Editor’s Note: This is a modified version of a commentary originally published Dec. 6. As with all commentaries published in The Ithacan, the opinions expressed are solely those of the author.
An archeologist finds a bone and says, “Hey, there might be dinosaurs.” People say they’re just bones.
With President Donald Trump leading in Wisconsin, Pennsylvania, Arizona and Nevada on Nov. 3, many Republicans slept happily. But after absentee ballots rolled in, the media announced Joe Biden as president-elect. This caused some unrest among Republicans. However, there have been some positives for the party, with Republicans gaining seats in the U.S. House of Representatives and likely holding their Senate majority.
This election demands scrutiny. In November, there were 2,600 in-person votes that were uncounted in Floyd County, Georgia. Election workers rescanned approximately 8,000 votes to resolve the problem, and the Floyd County Board of Elections and Voter Registration fired its executive director after the incident. Although this case was attributed to human error, the conversation must be open to see if this happened in other counties across the nation — questioning, and possibly changing, the electoral outcome.
As seen in the past, the country’s election system isn’t perfect. In June 2020 in Paterson, New Jersey, Councilman Bill McKoy filed a lawsuit over ballot tampering in a city council election. Postal workers found hundreds of ballots bundled together. Two councilmen were accused of delivering mail-in ballots that were not theirs and of submitting voter registration applications for people who were ineligible to vote. A judge declared that there needed to be a new election.
Similarly, an illegal ballot scheme was discovered in Raleigh, North Carolina in February 2019, involving signature forgery. Over 1,000 absentee ballots were involved in the scheme for congressional candidate Mark Harris (NC-9). While these ballots had minor effects on results, Republicans and Democrats questioned how trustworthy their election was. Harris led the race by 905 votes against his Democratic opponent, Dan McCready. The Grand Old Party held North Carolina’s 9th Congressional District for approximately half a century. Instances of voter fraud are a bipartisan issue. Ruling this out would be naive because we saw it in the past under circumstances different from COVID-19 mail-in voting.
Similar to what we are seeing in Texas and other states joining recent filings, Republicans won’t and shouldn’t concede without first fighting. Trump’s supporters won’t rest without giving up a fight, like former Vice President Al Gore did in 2000. Democrats regret Gore choosing to stop fighting. Gore won the popular vote in the election, but Florida was key to winning the presidency. This is why Trump’s base, including myself, supports his fight. We are living in a time when people ignore history unless it fits their narrative. Even though fighting in courts may not determine different outcomes, our system is manipulated. The Heritage Foundation has an election fraud database of 1,200 proven cases, raising questions about voter fraud. Ballots are disenfranchised by fraud. This year doesn’t need to be like that.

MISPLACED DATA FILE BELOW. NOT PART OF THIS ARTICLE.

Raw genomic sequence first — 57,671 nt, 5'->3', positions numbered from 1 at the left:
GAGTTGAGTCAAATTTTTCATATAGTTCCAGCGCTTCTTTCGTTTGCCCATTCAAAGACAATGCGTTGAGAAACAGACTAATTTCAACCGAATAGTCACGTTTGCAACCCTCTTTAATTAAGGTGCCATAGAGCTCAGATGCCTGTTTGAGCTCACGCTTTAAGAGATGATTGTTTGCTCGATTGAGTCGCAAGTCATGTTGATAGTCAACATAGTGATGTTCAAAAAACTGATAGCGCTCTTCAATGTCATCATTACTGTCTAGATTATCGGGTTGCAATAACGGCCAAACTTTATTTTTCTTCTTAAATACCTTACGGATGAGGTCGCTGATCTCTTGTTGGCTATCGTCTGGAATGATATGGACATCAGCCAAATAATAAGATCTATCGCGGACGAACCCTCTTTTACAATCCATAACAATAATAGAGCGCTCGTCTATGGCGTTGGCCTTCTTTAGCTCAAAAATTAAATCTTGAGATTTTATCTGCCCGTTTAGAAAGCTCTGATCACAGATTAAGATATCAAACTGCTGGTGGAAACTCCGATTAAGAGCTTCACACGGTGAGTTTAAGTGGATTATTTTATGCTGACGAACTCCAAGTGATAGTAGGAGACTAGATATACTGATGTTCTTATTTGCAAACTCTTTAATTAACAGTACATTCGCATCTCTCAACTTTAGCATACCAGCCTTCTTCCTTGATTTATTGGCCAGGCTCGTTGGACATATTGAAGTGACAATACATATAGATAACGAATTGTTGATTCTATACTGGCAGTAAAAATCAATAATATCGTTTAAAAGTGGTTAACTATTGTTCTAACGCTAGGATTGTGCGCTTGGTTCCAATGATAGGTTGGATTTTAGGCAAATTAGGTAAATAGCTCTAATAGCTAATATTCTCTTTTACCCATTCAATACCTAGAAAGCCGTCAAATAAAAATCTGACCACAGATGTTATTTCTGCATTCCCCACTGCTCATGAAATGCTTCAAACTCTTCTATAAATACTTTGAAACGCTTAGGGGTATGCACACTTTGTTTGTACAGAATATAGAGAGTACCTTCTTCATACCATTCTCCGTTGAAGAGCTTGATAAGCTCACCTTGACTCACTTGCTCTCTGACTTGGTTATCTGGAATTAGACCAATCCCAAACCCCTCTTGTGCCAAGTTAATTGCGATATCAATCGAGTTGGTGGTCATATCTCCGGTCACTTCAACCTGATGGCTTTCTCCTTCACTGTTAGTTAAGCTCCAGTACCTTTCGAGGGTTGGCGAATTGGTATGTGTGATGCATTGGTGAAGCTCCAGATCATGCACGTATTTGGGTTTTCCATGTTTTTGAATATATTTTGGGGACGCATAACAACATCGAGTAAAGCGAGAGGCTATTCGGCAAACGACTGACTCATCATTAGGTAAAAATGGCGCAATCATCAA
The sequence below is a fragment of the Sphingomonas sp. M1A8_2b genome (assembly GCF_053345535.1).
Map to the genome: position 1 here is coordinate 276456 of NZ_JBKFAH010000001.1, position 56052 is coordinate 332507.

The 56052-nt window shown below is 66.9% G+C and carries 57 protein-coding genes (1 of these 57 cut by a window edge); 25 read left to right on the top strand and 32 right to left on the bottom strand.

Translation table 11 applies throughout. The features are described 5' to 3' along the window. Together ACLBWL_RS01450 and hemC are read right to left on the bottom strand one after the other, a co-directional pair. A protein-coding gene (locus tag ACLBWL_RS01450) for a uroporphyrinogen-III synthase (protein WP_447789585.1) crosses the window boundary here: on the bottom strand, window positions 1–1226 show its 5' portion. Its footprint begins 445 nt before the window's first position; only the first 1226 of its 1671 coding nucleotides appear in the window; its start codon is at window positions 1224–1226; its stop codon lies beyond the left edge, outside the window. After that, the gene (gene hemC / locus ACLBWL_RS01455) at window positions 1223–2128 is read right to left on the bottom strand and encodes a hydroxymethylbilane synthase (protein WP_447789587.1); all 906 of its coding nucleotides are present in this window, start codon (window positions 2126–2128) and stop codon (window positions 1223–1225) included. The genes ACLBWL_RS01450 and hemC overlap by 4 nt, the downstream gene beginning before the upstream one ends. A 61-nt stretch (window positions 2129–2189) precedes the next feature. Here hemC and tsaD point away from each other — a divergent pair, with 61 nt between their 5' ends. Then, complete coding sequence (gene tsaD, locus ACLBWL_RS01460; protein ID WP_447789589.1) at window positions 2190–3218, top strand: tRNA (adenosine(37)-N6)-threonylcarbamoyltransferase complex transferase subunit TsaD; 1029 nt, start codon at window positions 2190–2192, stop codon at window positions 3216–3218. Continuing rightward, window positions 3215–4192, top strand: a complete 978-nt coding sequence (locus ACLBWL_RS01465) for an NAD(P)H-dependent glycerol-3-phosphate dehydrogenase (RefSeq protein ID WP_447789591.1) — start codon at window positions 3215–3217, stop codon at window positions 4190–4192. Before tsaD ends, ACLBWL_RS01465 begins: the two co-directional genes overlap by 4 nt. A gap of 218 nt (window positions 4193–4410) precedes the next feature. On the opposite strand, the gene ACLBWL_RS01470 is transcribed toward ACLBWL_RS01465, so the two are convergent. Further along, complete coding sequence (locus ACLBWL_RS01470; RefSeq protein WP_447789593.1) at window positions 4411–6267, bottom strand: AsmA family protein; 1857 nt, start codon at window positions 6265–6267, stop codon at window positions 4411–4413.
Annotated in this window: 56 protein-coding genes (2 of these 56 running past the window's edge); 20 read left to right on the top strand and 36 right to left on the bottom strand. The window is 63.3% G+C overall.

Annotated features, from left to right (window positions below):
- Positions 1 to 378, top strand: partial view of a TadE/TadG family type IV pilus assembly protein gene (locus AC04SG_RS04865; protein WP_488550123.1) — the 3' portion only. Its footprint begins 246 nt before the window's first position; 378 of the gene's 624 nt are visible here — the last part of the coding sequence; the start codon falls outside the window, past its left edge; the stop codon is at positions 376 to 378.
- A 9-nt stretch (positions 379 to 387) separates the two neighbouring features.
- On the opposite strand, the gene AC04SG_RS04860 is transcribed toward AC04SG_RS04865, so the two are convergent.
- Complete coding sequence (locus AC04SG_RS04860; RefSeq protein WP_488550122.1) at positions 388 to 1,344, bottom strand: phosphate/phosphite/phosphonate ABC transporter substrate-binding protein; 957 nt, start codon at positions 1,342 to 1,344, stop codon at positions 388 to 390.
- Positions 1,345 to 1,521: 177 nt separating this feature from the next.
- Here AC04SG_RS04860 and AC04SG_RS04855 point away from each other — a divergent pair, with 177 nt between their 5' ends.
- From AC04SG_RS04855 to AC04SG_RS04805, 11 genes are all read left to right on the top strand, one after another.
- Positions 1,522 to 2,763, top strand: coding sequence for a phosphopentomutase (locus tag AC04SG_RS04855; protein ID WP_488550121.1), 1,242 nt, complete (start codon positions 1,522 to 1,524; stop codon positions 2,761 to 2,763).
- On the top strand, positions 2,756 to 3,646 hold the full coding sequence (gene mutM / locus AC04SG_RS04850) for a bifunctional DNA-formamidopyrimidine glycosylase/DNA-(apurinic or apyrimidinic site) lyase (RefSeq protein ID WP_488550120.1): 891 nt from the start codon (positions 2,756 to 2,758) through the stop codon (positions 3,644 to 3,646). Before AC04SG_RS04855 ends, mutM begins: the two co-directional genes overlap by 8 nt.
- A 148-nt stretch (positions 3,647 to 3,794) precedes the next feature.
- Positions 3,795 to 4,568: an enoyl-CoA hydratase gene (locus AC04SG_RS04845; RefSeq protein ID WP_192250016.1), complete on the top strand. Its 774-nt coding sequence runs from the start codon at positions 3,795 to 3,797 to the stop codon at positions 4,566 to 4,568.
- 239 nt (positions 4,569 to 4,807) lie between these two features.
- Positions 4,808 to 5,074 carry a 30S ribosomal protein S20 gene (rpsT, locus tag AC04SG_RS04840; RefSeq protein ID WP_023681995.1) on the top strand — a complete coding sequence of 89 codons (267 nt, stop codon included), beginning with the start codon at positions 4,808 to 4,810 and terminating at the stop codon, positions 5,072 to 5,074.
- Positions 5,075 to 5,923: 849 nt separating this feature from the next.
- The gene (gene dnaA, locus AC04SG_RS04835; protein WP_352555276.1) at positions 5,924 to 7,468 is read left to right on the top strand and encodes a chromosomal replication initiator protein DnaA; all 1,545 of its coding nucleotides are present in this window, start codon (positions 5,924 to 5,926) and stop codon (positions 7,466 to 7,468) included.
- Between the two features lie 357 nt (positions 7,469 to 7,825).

Although the media declared Biden as the election winner, there are positives in the Republican party from this election that outweigh this.
The GOP freshman class is the party’s most diverse ever. With House gains, at least 17 GOP women join the 117th Congress. Two Black Republicans — Byron Donalds (FL-19) and Burgess Owens (UT-4), who is a former NFL player — joined Congress. Nancy Mace (SC-1) is the first congresswoman to graduate from The Military College of South Carolina, known as The Citadel. Michelle Park Steel (CA-48) and Young Kim (CA-39) are two of the three Korean-American women in Congress. Victoria Spartz (IN-5) is the first Ukraine-born representative. Carlos A. Gimenez (FL-26) served nine years as mayor of Miami-Dade County. Additionally, zero Republican incumbents in the House lost reelection and all Democrat incumbents lost to a woman or minority congressperson. The polls had Democrats gaining 10–15 seats and Republicans were drastically outspent. Instead, Republicans will gain at least 10 seats, with two still uncalled.
Within Congress, I see a potential political star in Madison Cawthorn (NC-11). Cawthorn, 25, is the third youngest person in U.S. Congress history. He’s shown throughout his life that he is a fighter after becoming partially paralyzed from a car accident in 2014. He plans to combat unfavorable liberal policies promoted by Rep. Alexandria Ocasio-Cortez and Nancy Pelosi, speaker of the House.
This election rejected Trump, not the GOP. With Supreme Court control, and hopefully the Senate, Biden would accomplish little other than possibly pulling America out of the pandemic. Even if the media’s right and Biden won, Republicans won this election, flipping House seats and keeping Senate seats. The polls projecting Democrat gains were wrong again.